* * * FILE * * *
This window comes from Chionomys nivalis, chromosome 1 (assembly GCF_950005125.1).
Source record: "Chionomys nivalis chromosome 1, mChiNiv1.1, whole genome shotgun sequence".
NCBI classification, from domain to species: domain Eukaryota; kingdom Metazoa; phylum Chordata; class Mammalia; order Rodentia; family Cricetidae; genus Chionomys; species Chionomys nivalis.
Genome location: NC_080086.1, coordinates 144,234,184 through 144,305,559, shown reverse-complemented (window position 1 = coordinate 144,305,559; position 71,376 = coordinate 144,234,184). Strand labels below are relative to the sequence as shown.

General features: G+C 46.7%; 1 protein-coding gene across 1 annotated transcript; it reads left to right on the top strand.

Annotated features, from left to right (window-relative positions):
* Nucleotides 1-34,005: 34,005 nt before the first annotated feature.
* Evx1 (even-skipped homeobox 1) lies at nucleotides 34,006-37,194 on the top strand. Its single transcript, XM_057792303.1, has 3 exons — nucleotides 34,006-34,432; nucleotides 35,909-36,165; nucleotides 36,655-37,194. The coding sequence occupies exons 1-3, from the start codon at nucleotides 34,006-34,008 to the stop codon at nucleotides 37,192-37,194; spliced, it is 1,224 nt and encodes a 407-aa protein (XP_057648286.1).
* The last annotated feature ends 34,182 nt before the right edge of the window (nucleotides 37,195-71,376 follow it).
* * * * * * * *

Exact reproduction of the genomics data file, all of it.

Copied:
This window comes from Chionomys nivalis, chromosome 1 (assembly GCF_950005125.1).
Source record: "Chionomys nivalis chromosome 1, mChiNiv1.1, whole genome shotgun sequence".
NCBI classification, from domain to species: domain Eukaryota; kingdom Metazoa; phylum Chordata; class Mammalia; order Rodentia; family Cricetidae; genus Chionomys; species Chionomys nivalis.
Genome location: NC_080086.1, coordinates 144,234,184 through 144,305,559, shown reverse-complemented (window position 1 = coordinate 144,305,559; position 71,376 = coordinate 144,234,184). Strand labels below are relative to the sequence as shown.

General features: G+C 46.7%; 1 protein-coding gene across 1 annotated transcript; it reads left to right on the top strand.

Annotated features, from left to right (window-relative positions):
* Nucleotides 1-34,005: 34,005 nt before the first annotated feature.
* Evx1 (even-skipped homeobox 1) lies at nucleotides 34,006-37,194 on the top strand. Its single transcript, XM_057792303.1, has 3 exons — nucleotides 34,006-34,432; nucleotides 35,909-36,165; nucleotides 36,655-37,194. The coding sequence occupies exons 1-3, from the start codon at nucleotides 34,006-34,008 to the stop codon at nucleotides 37,192-37,194; spliced, it is 1,224 nt and encodes a 407-aa protein (XP_057648286.1).
* The last annotated feature ends 34,182 nt before the right edge of the window (nucleotides 37,195-71,376 follow it).